In March 2005, the committee awarded to Messrs. Forsee and Lauer additional performance-based equity awards that consisted of a combination of performance-based RSUs and premium-priced stock options. The number of RSUs initially awarded were subject to adjustment pursuant to the terms of the LTIC described above, and the terms of the RSUs were the same as the RSUs awarded under the LTIC. The target award opportunity was 62,000 RSUs for Mr. Forsee and 21,000 RSUs for Mr. Lauer, subject to a performance adjustment component related to our 2005 performance. In February 2006, we awarded Mr. Forsee an additional 47,163 RSUs, and Mr. Lauer an additional 15,975 RSUs, related to performance in 2005. Mr. Forsee was granted options to purchase 165,000 shares of our common stock and Mr. Lauer was granted options to purchase 55,000 shares. The exercise price for the stock options was equal to 110% of the market value of the underlying stock on the grant date. The options vest 25% per year on each of the first through fourth anniversaries of the grant date. Both the performance-based RSU award and the stock options granted March 2005 would have been forfeited if the Sprint-Nextel merger had not been completed.

 

Pre-merger Nextel executive officers

 

Each of Nextel’s named executive officers prior to the merger participated in Nextel’s Change of Control Retention Bonus and Severance Pay Plan. Under this plan, which was overseen by Nextel’s compensation committee, when Nextel agreed to merge with Sprint, each executive officer was entitled to receive a retention bonus contingent on continued employment with the company through the date of completion of the merger and the one-year period after the date of completion, or if Nextel terminated the executive’s employment without cause before the date of completion or before the end of this one-year period. The amount of the retention bonus for each of the named executive officers was 150% of the base salary and target bonus for 2005. Under the plan, half of the retention bonus was paid at the time that the merger was completed, and the remaining half will be paid on the first anniversary of the merger. If an executive officer’s employment is terminated without cause (as defined in the plan) within one year after the effective date of the merger, or the executive officer terminates employment during this period for good reason (as defined in the plan), then that executive officer will receive severance payments in an amount equal to 200% of that individual’s base salary and 200% of that individual’s target bonus for the year, and the individual’s insurance and medical benefits will be continued for two years from termination. Under the terms of each named executive’s employment agreement, severance compensation and benefits payable under the employment agreements will be reduced dollar-for-dollar (but not below zero) by any severance compensation and benefits (but not retention bonuses, excluding Mr. Donahue) payable under the change of control plan.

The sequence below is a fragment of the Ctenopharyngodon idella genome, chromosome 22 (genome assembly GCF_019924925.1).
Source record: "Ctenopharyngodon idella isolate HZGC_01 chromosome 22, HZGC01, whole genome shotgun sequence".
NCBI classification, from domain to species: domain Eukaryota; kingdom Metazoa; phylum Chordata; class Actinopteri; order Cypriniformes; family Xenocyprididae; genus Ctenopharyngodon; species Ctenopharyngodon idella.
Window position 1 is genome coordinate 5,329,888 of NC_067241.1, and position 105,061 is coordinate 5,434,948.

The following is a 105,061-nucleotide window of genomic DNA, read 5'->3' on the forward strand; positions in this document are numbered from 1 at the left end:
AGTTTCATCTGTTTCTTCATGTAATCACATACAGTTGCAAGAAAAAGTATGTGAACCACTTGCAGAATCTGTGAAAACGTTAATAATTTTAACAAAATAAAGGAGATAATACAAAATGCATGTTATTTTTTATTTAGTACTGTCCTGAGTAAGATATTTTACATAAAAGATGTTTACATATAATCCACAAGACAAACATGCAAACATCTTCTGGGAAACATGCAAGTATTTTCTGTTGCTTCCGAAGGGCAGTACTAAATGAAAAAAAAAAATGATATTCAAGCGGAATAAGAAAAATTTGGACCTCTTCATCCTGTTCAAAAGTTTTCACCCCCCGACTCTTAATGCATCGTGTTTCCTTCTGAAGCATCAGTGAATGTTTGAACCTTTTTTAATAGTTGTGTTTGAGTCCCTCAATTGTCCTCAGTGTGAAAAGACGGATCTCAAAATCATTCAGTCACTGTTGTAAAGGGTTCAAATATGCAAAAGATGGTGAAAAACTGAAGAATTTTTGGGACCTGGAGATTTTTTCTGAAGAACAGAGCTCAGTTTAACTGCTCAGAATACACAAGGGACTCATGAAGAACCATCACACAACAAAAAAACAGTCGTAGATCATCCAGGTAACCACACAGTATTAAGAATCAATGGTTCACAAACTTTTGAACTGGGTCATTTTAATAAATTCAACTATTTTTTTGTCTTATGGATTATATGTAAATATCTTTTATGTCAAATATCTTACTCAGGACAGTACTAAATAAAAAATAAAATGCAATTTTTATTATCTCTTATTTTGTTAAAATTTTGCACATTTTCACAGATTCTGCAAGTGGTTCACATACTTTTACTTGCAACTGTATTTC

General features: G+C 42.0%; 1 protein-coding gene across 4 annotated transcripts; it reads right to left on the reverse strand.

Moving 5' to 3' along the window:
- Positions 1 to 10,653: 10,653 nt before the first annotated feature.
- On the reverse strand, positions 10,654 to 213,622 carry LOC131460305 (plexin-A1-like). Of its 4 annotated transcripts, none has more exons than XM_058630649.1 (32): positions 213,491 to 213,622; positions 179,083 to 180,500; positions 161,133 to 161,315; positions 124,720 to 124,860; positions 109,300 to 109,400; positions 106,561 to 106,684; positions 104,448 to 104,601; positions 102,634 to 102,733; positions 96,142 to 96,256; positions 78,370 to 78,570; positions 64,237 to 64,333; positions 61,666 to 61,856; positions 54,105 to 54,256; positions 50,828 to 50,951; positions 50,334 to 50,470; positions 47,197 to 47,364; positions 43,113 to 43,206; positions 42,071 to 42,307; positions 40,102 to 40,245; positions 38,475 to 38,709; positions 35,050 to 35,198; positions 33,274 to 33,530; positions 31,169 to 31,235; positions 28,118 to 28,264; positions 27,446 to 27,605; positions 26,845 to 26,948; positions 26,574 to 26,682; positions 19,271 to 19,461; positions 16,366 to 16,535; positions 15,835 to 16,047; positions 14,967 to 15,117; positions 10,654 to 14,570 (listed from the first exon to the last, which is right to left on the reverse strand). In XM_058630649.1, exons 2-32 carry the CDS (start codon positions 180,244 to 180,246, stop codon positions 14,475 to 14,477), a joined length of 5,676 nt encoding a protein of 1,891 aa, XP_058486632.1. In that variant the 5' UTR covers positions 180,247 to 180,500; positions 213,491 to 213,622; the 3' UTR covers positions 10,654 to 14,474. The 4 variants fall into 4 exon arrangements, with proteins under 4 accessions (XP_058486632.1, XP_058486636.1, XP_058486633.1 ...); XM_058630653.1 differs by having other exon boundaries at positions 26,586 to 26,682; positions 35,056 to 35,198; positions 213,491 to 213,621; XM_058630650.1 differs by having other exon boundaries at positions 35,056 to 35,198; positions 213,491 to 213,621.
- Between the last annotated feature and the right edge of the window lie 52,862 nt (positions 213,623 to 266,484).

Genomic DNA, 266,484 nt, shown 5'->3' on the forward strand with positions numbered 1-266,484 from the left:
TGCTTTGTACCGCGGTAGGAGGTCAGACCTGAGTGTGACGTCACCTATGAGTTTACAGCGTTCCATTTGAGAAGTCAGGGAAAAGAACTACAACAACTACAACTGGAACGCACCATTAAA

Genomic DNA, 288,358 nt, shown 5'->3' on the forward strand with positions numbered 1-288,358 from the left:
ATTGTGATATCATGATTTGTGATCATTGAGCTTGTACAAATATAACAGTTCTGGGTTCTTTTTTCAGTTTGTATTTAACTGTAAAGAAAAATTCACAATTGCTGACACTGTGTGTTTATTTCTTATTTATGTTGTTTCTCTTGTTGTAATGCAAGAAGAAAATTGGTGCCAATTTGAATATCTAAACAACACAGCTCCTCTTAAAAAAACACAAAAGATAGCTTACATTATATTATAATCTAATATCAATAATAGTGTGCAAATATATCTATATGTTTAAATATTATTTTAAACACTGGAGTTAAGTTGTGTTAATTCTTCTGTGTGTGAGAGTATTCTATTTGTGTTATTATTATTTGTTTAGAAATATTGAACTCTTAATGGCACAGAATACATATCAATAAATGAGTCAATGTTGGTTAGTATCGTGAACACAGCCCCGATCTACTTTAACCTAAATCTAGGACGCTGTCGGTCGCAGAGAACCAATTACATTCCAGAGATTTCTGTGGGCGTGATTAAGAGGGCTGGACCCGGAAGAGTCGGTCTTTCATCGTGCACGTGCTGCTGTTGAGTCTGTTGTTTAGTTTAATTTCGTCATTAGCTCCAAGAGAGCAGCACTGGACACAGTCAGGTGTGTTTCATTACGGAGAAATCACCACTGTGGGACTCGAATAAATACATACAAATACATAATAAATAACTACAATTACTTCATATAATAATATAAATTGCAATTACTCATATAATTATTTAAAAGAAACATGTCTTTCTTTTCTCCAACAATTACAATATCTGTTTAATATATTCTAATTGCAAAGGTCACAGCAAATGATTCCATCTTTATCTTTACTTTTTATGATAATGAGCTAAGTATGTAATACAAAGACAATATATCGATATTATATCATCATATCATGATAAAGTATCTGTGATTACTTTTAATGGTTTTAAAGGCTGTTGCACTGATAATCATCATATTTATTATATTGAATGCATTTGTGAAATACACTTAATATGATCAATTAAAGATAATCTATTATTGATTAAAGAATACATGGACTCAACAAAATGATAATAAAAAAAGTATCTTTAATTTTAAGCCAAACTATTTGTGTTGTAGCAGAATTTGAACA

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Compensation Decisions for 2006

 

Following the Sprint-Nextel merger, the committee reviewed our executive compensation design, and made the following changes to the short- and long-term incentive compensation plans.

 

Short-term Incentive Compensation (STIC)